Curriculum II: America Is an Artist

Letters at 3AM


illustration by A.J. Garces
Some thoughts about the election before this column really begins:

Nothing changed this November, except that the Democrats came out of the closet and revealed themselves as country-club, fern-cafe Republicans (as opposed to gospel-tent, truck-stop Republicans). Republican Lite. With Clinton preparing to put Republicans in his cabinet, the switch to a de facto one-party system is finally out in the open and proudly proclaimed -- a system in which the national election decides intra-party squabbles, not overall policy, because the essential direction is agreed upon by both Republican Lagers and Republican Lites. And don't talk to me about the Supreme Court. Those appointments are Clinton's major trading card with congress, and he will appoint "centrists" -- i.e., people who 10 years ago would have been considered right-wing -- to swap for what he wants on Capitol Hill. See, Lagers and Lites still need to fight amongst themselves, to generate enough theatre for headlines, for fame, and for the pure fun of vying. When a Democratic president's domestic policies are far to the right of Richard Nixon's; and when that president is cheered by the "liberal" wing of his party; then the conservative revolution is over and done and won, for now.

So it's all the more important to contemplate that conundrum that's been haunting many ever since Columbus claimed these lands for Europe: What is an American? What is the American character, if there is such a thing? What are we running from, and/or running toward? But such questions need points of reference, and that's why I'm calling these pieces a "curriculum" -- suggesting lenses through which to see parts of ourselves, departures for thinking about ourselves. This column's departure isn't a list but a metaphor, and at first may seem strange indeed:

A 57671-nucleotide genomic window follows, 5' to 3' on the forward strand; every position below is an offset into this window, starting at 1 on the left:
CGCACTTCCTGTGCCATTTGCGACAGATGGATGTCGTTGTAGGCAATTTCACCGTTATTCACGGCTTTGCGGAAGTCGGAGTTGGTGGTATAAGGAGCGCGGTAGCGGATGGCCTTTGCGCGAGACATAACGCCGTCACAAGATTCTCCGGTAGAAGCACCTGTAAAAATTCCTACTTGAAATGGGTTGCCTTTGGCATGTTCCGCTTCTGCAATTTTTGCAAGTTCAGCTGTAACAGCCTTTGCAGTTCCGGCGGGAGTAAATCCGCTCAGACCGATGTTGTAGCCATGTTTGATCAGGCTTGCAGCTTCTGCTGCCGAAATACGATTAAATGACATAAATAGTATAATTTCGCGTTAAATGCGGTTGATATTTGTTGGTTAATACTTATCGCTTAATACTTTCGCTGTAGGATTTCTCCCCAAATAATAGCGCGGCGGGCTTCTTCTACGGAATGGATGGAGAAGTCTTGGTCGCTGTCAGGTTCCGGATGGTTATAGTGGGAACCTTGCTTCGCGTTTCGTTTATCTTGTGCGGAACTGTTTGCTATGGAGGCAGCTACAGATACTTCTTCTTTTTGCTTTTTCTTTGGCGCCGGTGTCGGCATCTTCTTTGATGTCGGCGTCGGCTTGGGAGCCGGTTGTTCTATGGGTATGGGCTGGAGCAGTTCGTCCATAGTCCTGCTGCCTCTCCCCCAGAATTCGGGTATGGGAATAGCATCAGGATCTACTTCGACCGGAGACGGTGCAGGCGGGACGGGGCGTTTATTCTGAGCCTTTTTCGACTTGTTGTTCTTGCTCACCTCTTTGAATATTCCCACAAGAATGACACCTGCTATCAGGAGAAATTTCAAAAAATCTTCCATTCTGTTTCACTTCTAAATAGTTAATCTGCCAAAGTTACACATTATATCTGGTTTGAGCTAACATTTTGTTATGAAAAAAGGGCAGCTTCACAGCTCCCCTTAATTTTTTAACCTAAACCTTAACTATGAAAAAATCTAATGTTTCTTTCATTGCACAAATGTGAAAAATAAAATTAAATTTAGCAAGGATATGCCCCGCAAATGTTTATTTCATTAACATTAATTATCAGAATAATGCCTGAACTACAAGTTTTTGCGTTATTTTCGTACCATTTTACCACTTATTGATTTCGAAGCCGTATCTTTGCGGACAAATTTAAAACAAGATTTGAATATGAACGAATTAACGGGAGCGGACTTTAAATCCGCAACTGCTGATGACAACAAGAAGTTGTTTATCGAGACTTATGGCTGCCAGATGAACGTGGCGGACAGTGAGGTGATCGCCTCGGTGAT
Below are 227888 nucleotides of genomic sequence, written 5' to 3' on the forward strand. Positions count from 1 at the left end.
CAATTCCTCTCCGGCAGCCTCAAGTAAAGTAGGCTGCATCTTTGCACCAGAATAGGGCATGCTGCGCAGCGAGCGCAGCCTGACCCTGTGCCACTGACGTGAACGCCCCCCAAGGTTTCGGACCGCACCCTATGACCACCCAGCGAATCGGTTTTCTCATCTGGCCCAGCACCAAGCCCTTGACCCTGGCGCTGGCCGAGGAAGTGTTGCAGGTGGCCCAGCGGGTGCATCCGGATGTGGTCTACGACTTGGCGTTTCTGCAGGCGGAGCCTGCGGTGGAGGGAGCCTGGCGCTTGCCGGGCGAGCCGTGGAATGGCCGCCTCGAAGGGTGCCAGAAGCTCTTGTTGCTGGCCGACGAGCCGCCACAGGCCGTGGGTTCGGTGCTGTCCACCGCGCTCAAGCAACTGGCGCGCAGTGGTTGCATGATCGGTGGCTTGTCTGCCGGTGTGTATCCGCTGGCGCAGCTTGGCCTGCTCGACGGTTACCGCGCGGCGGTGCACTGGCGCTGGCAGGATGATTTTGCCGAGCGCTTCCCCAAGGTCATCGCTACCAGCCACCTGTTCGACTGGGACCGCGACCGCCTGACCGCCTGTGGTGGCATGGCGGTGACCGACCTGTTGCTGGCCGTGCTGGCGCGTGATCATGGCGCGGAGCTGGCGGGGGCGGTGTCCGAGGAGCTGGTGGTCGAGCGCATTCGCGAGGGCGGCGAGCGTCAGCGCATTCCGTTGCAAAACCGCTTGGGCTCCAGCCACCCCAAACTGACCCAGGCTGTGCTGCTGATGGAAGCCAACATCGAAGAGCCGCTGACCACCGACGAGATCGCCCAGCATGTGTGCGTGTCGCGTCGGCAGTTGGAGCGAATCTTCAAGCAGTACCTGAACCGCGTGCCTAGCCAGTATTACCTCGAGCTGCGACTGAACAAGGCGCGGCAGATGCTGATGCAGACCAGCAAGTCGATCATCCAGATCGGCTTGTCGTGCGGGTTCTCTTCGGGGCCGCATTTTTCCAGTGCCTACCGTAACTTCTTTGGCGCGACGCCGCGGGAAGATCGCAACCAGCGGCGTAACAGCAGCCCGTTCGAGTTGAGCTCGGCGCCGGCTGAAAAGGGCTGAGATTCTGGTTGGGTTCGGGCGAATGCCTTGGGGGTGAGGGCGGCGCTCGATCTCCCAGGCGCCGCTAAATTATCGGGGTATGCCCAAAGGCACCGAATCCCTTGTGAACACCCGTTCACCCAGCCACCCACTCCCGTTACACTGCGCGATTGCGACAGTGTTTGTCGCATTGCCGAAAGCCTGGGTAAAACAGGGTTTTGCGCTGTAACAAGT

America is an artist.

How can that be said about a culture that's committed genocide and slavery, worships money, and sees itself as entrepreneurial, practical, business-like, bottom-line? Because the American phenomenon is a story of creativity -- in fact, it is our creativity, more than any other single trait, that's made us what we are, and given us our power. No other culture has created so many original forms in art, politics, technology, and even social relationships -- forms so original that they have both infected and instigated other, far older cultures, and changed them utterly. No matter how long our list of crimes may be, later eras will marvel at our originality. You must go back to ancient Greece to find another country whose original creations have haunted and shaped humanity as much as ours.